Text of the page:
Let me start by saying that I have a deep respect for entrepreneurs because they put it all on the line to make their dreams happen. But what I often wonder about is the underlying reason for why people want to become entrepreneurs in the first place. I’m sure there are many reasons, but I’ve narrowed it down to the three reasons that I believe are the main drivers for why people choose the entrepreneurship path: First, someone has a great idea and they simply want to turn it into a business because it’s something they’re passionate about. Second, they have no other option but to start their own company because they can’t find a job. Or third, they don’t want to (or don’t like to) work for anyone else because they hate the corporate rat race and they view running their own company as their way of controlling their own destiny.
On a number of occasions I have heard all three of these reasons from countless entrepreneurs. But it’s the third reason that comes up the most. For the entrepreneurs I’ve worked with, they view working for someone else as a drawback and that it stifles their personal and professional growth.
While I greatly appreciate entrepreneurs, it sometimes confuses me when I encounter entrepreneurs who look down on people who have no desire to work for themselves and instead choose to be employed somewhere (say in a corporate environment). I’ve heard some entrepreneurs tell me how much they hate the corporate environment and how it holds people back. But when I sit down with them to learn about the type of company they want to build, it seems they themselves want to build the same type of company that will likely be just like the companies they say they hate.
There is so much to ponder here because its such a strange paradox to think about. It seems people who think this way think it is okay to create a company that stifles and limits a person’s personal and professional growth, but it’s not okay to work for one indefinitely. I understand that some newer, progressive companies are creating work environments that foster innovation and provide great opportunities for employees to flourish both personally and professionally. I believe these types of companies and the leaders behind them are bucking the norm and proving that just because a company is big it doesn’t have to feel “corporate.”
But another question one could ask is “if the traditional corporate culture is broken, then why does it seem to work so well?” Is it possible for certain types (and sizes) of companies the traditional corporate structure is the only structure possible? I’m not sure I have a definitive answer to this question, but I do think that once a company reaches a certain size it becomes unmanageable without some sort of (corporate) structure and board oversight. And usually once a (large) company has a full board of directors the entrepreneur /founder usually loses some say in what ultimately happens with the company (unless, in some stroke of luck, she still owns the majority shares in the company). Take Jack Dorsey and Steve Jobs for example. Both of these founders were forced out of their companies by their own boards for a variety of different (legitimate) reasons. I think the learning from this is just because you are the founder of your company, it by no means suggest that you are no longer working for anyone anymore. They way I see it, if you want to build a great company you will have to have a strong board of directors and you will have to answer to them. For the many entrepreneurs I meet who despise corporations and hate this type of structure, I have news for you: this type of structure and oversight might be unavoidable.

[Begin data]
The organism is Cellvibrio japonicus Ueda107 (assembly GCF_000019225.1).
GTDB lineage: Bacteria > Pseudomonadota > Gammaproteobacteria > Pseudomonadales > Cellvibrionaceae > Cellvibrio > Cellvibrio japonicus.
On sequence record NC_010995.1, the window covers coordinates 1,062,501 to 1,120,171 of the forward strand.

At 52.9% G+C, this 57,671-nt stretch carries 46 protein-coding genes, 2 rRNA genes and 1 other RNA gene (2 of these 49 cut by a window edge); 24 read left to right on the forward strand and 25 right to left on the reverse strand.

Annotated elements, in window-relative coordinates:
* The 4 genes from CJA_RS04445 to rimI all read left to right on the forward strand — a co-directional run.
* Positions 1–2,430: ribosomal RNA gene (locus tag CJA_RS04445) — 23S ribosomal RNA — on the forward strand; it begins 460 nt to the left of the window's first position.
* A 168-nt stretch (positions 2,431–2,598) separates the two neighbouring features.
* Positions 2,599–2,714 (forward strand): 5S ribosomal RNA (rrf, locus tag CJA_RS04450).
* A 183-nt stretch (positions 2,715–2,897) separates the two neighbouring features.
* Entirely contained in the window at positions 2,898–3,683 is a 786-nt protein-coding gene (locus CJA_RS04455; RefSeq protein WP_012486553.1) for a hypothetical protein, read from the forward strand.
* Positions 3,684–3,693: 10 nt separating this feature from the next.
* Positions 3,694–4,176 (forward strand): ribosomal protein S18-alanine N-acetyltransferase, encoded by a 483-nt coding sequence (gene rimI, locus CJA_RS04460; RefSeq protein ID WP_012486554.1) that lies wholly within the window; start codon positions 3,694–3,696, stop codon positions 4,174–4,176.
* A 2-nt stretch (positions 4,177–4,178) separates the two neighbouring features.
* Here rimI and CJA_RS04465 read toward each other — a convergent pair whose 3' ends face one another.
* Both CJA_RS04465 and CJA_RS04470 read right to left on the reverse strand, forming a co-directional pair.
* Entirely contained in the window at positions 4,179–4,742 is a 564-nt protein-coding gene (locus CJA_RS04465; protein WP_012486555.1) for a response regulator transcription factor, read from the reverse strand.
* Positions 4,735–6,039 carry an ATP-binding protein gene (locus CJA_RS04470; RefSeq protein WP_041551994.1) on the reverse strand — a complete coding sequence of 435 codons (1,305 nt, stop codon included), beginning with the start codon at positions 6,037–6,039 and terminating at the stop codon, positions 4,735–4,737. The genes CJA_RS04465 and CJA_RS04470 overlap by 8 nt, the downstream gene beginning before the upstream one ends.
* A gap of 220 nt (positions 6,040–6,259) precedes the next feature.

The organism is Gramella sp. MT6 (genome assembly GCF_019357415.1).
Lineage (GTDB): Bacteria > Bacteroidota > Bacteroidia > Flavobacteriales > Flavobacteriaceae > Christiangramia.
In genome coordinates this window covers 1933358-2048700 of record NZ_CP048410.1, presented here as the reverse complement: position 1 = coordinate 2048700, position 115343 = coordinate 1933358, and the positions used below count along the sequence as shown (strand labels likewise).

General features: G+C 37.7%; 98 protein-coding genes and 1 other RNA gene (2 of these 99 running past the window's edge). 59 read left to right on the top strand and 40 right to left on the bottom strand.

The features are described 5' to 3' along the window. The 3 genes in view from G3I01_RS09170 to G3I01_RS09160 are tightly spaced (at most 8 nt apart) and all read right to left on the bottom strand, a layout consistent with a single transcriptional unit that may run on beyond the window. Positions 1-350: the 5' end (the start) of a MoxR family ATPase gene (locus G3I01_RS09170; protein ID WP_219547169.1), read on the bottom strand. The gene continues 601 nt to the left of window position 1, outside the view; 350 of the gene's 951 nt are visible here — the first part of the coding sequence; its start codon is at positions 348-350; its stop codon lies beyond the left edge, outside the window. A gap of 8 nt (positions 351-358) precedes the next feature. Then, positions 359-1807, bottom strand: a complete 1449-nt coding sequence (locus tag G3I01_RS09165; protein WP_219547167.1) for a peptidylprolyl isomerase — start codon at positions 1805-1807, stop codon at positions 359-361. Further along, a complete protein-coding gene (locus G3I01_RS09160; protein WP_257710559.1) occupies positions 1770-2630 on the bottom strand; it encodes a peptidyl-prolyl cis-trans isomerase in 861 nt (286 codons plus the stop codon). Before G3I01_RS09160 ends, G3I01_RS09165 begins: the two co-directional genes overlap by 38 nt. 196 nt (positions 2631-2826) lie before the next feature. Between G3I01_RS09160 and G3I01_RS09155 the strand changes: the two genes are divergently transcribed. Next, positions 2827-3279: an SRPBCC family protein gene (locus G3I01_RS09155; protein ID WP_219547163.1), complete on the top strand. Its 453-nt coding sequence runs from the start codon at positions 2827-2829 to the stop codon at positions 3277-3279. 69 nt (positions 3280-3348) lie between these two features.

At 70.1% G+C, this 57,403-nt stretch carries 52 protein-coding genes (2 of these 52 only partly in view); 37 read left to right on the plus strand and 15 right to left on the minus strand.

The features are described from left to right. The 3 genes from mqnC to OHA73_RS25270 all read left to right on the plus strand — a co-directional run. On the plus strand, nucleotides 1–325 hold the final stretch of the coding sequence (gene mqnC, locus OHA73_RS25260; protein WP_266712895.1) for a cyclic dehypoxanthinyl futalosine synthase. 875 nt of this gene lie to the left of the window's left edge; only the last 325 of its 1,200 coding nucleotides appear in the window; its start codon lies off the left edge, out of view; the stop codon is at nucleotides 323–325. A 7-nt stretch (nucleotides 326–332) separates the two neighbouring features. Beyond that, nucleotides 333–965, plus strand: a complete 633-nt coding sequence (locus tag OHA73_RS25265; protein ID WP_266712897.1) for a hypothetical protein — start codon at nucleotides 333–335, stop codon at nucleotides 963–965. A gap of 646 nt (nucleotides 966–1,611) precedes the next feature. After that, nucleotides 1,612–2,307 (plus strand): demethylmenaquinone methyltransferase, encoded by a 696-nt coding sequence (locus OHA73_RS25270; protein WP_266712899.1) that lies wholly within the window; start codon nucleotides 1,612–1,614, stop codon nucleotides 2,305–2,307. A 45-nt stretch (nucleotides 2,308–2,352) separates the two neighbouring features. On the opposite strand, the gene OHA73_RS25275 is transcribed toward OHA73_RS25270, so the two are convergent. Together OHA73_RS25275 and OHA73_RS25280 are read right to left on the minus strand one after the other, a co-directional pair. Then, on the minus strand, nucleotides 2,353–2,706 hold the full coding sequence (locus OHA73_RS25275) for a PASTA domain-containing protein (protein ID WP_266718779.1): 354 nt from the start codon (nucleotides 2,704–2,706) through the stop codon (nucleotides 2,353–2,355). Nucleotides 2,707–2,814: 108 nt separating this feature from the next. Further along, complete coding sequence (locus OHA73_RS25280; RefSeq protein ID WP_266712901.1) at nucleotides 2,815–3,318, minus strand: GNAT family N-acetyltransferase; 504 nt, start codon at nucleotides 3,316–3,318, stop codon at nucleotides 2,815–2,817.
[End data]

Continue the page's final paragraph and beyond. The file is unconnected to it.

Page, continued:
There are thousands of profitable, private companies in the world where the founders are the majority owners of their business and they don’t have to answer to anyone. I rarely work with entrepreneurs like this because everyone I meet is raising capital in exchange for equity. Therefore, it puzzles me (a little) when I hear some entrepreneurs talk about not wanting to work for anyone anymore. The moment an entrepreneur takes investment capital from an investor they are in essence working to produce a return for their shareholders. I’m certainly not their boss, but like most investors, I want to feel like the company is working hard (for me) to create a profitable outcome. Call it what you want, but you’re kind of working for me, right?
I guess what I’m ultimately trying to say is, we are all working for somebody (or something) and I just find it a little confusing and contradictory when I hear otherwise. If you don’t like the corporate world, but are seeking to build a corporation, then you might re-examine what you’re doing. Don’t build what you say you despise; build something great that can impact peoples lives in a positive way. I think most successful entrepreneurs would agree that this is a better mindset to keep. Cheers – KM